Great showing from the Hilton residents tonight, voicing their concerns over the proposed Aldi supermarket.
They approached the meeting as a solid voice and they were heard.
The list of the community concerns raised, are in no order of priority.
- The Traffic study timings where not done until after the Hilton Fresh closed, so that the modelling would have been very misleading, well under stated. (Imagine the impact on traffic if Brad had got his + 4 stories of apartments on top?)
- The cut in almost 50% of parking on the site from what’s currently available.
- The increase of on street parking with less car parking bays available.
- The increase of traffic to the area that Aldi would bring, with no small business to benefit from it.
- Loss of 10 small business and essential services i.e. Post office.
- The impact on the amenity of the community with losses of the post office for the infirm and elderly.
- Loss of a community centre where locals can gather.
- Killing of the village feel with another wall running down south St.
- The serious concern of how the council had done nothing to inform the precinct of the development.
- No notification to residents that a major issue was before council, nothing new there.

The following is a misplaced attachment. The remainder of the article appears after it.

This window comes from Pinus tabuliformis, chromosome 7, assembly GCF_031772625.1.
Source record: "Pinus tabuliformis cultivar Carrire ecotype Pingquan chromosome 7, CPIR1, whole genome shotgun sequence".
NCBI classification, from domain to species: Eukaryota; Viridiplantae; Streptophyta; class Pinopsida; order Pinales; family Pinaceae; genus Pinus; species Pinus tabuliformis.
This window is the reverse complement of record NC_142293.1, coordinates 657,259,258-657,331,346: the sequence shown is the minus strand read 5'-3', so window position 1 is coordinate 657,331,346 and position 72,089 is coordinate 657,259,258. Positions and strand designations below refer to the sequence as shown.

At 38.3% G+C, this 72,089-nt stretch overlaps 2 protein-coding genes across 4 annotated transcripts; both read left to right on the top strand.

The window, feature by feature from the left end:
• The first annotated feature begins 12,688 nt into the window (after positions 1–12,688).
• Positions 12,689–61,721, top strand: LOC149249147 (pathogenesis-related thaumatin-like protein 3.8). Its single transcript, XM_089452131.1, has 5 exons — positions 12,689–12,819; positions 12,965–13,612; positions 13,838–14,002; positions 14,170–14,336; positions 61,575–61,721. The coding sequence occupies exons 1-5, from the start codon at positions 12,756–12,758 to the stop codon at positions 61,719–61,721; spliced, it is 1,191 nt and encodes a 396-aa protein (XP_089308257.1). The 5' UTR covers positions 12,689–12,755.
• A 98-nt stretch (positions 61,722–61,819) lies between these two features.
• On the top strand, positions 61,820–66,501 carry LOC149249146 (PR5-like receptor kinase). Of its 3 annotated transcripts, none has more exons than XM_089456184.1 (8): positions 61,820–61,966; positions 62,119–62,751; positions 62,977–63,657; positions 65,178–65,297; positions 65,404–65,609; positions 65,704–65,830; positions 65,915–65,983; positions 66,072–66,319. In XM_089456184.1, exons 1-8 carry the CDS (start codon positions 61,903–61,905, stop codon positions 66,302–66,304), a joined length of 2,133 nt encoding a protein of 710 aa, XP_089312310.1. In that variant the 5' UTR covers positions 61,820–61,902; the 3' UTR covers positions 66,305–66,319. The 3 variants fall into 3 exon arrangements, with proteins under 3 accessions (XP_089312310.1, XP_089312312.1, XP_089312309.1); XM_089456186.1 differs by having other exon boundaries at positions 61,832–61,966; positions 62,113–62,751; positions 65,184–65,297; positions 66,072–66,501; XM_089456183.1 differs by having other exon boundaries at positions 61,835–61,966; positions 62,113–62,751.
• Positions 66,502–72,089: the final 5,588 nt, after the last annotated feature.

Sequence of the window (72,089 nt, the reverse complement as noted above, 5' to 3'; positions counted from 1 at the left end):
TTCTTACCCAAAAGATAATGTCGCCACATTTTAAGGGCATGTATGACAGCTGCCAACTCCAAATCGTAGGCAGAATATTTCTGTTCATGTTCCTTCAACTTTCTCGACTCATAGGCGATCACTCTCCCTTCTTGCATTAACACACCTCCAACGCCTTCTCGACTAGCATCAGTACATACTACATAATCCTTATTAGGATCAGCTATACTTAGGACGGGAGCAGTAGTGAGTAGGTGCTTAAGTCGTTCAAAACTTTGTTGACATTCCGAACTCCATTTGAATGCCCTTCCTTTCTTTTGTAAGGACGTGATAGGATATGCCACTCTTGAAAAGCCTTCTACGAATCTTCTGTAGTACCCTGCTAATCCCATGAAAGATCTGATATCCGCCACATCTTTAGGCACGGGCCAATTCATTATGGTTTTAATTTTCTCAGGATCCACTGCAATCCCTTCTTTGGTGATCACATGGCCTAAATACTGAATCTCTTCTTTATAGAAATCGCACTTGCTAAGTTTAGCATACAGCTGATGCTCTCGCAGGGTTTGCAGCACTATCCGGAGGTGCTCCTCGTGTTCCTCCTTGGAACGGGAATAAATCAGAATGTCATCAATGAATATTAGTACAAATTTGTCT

- The fact that the Green Plan for Hilton has been completely ignored with the lack of park space in the area.
- Even thought they had no notice and limited time they still got 462 signatures on a petition against Aldi development from just 3 business having the petition. That’s all locals who actually use the site currently.
- Hilton is an ignored suburb, with council’s time, effort and our cash going into mostly CBD oriented issues.
- Hilton has had promises from council for decades but no delivery on such promises.
Sadly from what I have read online, the council decision was probably not swayed by the Hilton residents passion, but Brad/council did fail to get their desired height and density. Aldi did not follow his design ideology to add to his flattering attempts to increase density anywhere he can. It would be interesting to see which way the councils vote would have gone, wall or no wall, if they got their wish for an apartment block on top. I would think that would have got it over the line with this council.
Brad has been supportive of Aldi coming to the area “Let me star by saying I have no fundamental problem with an Aldi coming to Fremantle or Hilton. They are undoubtedly going to be a major player in supermarkets in WA in coming years.” Once again Brad Pettitt is happy to increase the density of a precinct, compound the traffic issues, quadruple the parking problems, and further erode the community amenity while still doing nothing to improve any amenity which his own green plan calls for. Where would all the kids play Brad, in your next new high-rise, the road reserve of South St? So perhaps before he goes off on more large concrete blocks/towers to live in, he could look at a park the area badly needs, for the young families in the area. There must be a few around as every time I get my Hair cut at Johns, there are always kids waiting for a haircut. It seems to be the cart before the horse with this council.